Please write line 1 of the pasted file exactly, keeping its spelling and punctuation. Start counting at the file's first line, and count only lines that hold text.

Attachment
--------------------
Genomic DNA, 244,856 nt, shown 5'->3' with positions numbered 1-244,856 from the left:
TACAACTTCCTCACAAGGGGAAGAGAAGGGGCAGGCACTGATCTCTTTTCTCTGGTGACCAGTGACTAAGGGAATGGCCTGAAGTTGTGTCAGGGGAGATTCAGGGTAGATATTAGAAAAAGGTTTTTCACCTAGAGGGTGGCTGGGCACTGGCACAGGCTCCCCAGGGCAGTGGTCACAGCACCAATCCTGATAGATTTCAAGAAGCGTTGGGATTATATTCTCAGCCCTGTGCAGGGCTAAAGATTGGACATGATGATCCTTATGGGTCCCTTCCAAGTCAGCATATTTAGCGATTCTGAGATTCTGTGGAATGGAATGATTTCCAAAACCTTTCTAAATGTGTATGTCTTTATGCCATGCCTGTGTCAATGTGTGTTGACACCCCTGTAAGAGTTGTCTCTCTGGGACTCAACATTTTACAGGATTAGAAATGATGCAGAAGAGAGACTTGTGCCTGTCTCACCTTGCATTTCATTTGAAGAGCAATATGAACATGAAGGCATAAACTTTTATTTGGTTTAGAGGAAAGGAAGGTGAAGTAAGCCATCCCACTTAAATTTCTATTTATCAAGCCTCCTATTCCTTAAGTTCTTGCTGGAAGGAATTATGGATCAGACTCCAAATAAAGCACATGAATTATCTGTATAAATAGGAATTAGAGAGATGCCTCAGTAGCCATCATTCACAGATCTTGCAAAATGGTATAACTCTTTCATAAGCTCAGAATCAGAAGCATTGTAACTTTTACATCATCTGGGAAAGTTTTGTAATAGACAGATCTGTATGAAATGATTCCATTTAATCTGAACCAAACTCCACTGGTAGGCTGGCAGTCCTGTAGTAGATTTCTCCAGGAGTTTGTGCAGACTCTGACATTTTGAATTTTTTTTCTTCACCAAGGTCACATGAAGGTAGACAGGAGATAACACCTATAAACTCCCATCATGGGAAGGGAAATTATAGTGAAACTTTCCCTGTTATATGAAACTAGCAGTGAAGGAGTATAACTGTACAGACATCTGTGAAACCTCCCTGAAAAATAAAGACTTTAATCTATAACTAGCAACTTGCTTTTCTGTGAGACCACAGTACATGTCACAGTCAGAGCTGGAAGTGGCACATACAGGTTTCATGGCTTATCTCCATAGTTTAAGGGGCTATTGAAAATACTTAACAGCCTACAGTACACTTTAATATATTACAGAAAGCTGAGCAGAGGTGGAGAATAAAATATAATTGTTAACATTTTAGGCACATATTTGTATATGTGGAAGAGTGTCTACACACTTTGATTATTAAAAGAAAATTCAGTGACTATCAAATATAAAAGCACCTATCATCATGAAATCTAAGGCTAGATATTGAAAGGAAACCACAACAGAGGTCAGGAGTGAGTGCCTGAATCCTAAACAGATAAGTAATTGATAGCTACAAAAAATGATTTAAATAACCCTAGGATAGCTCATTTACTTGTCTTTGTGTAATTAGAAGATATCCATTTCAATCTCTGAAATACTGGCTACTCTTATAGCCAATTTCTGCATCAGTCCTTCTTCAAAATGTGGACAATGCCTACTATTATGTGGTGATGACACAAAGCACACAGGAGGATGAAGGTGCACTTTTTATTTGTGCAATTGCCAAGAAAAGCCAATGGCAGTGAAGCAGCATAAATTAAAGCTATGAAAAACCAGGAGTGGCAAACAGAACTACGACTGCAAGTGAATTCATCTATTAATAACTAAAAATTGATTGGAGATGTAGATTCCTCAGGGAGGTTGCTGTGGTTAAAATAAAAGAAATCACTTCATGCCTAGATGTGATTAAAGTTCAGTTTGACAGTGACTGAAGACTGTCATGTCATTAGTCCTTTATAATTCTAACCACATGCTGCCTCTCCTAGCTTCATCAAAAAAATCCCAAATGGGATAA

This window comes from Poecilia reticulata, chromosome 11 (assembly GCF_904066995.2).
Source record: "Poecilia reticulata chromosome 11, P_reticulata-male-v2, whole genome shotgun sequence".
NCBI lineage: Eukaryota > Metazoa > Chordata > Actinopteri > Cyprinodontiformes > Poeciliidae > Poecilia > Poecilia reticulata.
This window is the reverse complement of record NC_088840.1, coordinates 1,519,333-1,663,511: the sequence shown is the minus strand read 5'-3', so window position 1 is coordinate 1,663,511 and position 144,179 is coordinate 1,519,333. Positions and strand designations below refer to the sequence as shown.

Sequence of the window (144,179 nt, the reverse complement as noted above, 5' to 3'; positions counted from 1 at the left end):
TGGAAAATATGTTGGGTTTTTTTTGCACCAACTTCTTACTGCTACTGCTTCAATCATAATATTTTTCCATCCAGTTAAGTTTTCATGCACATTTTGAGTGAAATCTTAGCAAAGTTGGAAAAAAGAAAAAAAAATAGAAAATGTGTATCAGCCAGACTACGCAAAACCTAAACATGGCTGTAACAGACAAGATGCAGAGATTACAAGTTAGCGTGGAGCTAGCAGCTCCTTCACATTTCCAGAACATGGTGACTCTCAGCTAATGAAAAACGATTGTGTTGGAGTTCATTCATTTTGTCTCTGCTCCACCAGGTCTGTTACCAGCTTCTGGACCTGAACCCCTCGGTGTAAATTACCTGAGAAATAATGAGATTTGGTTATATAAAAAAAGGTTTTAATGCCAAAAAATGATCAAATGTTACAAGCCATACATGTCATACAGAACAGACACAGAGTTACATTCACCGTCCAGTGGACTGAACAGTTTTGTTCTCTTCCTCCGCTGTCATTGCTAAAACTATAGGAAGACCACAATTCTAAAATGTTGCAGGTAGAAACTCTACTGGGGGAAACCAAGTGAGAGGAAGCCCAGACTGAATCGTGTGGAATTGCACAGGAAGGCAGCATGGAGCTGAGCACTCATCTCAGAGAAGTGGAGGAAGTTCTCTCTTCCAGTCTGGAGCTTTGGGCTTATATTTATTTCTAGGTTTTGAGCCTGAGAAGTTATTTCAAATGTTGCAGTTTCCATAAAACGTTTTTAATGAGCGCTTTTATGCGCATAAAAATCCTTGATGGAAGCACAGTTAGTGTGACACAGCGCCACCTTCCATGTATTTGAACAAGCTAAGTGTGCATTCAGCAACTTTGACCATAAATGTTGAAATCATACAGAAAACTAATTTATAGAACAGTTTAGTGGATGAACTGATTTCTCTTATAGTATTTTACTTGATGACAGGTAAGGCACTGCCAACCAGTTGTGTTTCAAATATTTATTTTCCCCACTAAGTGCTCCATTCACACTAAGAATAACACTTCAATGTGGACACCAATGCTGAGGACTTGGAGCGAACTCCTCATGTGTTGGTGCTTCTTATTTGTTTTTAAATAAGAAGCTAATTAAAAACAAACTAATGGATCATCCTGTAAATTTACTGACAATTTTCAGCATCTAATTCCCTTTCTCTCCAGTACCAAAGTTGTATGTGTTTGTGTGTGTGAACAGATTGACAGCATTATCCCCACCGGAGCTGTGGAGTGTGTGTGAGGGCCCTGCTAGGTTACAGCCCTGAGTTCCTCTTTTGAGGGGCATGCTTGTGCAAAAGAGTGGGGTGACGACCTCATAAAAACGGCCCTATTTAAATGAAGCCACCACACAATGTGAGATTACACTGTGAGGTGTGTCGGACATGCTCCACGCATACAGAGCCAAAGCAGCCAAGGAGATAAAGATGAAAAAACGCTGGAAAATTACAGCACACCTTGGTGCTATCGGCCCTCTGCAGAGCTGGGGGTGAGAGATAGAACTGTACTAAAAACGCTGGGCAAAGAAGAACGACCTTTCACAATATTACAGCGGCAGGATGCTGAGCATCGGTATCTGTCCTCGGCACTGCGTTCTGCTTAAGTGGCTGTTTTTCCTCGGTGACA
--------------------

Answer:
Genomic DNA, 244,856 nt, shown 5'->3' with positions numbered 1-244,856 from the left: